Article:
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It’s a long way to the top for UB Bulls

Bowling Green will be first test to see if Bulls are legitimate contenders


Jordan Grossman headshot
The Spectrum

As much as UB football fans are concerned with the Bulls’ inadequate play last week, they shouldn’t be.

The long Nevada runs, the Jordan Johnson fumble, the last-minute interception by Joe Licata – none of it mattered.

Last Saturday’s 24-21 loss won’t count against the Bulls (2-2) in the team’s quest for a Mid-American Conference championship. All that matters now is what Buffalo does from here on out – and its first real test will be a challenging one.

Saturday’s matchup against Bowling Green (2-2) will be the team’s biggest test to date and it may be its biggest all season. The Falcons have appeared in the MAC Championship game the past two years, including a victory in 2013. They defeated perhaps the most talented team in Buffalo program history in what was essentially a MAC East Championship game to get it by the way.

The Falcons are already a favorite in the East again this year despite their .500 record. They’ve pulled out impressive victories over Maryland and Purdue and challenged Tennessee and Memphis. Their skill sets could match up against the best in the conference – a conference that's only getting stronger.

The competition is increasing by the year. It may be the most aggressive Mid-Major in the nation. And Buffalo fits right in.

Buffalo has proved it can contend this year – not a few years down the line. This was supposed to be a team that had a lot of learning to do on the fly with a new coaching staff and brand-new starters. But the Bulls proved skeptics – fans and media alike – wrong before their inferior performance against Nevada. Emphasis on media, who picked Buffalo to finish fifth in the MAC East this year.

Entering the heart of the season, the Bull’s once questionable ‘D’ is playing with similar intensity as the 2013 Khalil Mack-led defense. The unit that features a former wide receiver, a walk-on and an almost entirely new defensive line is suddenly the talk of UB football.

The linebacking core may be the most impressive unit to date. The group of junior Brandon Berry and seniors Nick Gilbo and Okezie Alozie was thrown together during spring and summer practices amid injuries and position switches.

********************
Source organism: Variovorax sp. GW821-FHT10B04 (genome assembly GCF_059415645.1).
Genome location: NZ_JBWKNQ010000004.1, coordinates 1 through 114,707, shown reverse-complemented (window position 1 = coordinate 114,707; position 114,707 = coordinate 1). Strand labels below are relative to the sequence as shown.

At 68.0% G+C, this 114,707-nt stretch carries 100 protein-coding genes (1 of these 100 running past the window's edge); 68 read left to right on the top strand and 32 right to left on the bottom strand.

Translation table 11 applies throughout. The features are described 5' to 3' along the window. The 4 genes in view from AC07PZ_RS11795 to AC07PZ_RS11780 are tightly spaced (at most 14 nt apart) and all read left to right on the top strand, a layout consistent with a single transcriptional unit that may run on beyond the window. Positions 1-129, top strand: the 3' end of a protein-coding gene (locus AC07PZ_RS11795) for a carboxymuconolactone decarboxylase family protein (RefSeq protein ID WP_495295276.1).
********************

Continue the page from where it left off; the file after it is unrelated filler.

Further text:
It only took two weeks into the season for the group to gel.

The three linebackers are the Bulls’ top-3 tacklers and have a combined for 4.5 sacks through four games.

The secondary has been impressive as well. Junior cornerback Boise Ross, who was a wide receiver a little more than a year ago, is playing like one of the best defensive backs in the country. Buffalo has benefited from the return of senior cornerback Marqus Baker. Young safeties Andrews Dadeboe and Ryan Williamson are playing better than expected.

The defensive line still has work to do. Nevada’s 91-yard and 55-yard runs last week were only a sample size of what could happen Saturday against Bowling Green’s 1-2 punch of Travis Greene and Fred Coppet.

But even if the Bulls allow a big running day, a big day from Buffalo is expected in return.

Johnson and senior Anthone Taylor have been on a tear this season and haven’t shown signs of slowing down, even behind a still questionable offensive line.

They’ve combined for 618 rushing yards and both average an impressive 5.0 yards per carry. Taylor picked up where he left off last season as Buffalo’s go-to-back. Johnson, injured his first few seasons, is playing the best football of his college career.

They’ve even bailed out Licata, who hasn’t quite played up to the level we expect of him. Don’t get me wrong – even on a down day, the senior quarterback will chuck up more than 300 yards.

But he still needs to find his groove. Licata doesn’t usually make mental errors – he has this season. He usually protects the ball in crunch time– he hasn’t this season.

He’ll eventually figure it out, but it has to come sooner than later if Buffalo wants success in the most important part of the season.

The components are there and present. Buffalo has thrived in many areas of the field. And led by new head coach Lance Leipold, who proved winning can be sustained across any level of college football, the Bulls have a shot at their first bowl game since 2013 and an outside chance of their first MAC title since 2008.

Buffalo still has a long road to walk if it wants to experience its second-ever MAC title. There are clear holes in the lineup, but all fixable nonetheless. A MAC title is in play, but the pieces must come together at the right time.

Saturday’s game against Bowling Green would be the perfect game to see it start to happen.

Jordan Grossman is the co-senior sports editor and can be reached at jordan.grossman@ubspectrum.com. Follow him on Twitter at @jordanmgrossman. 


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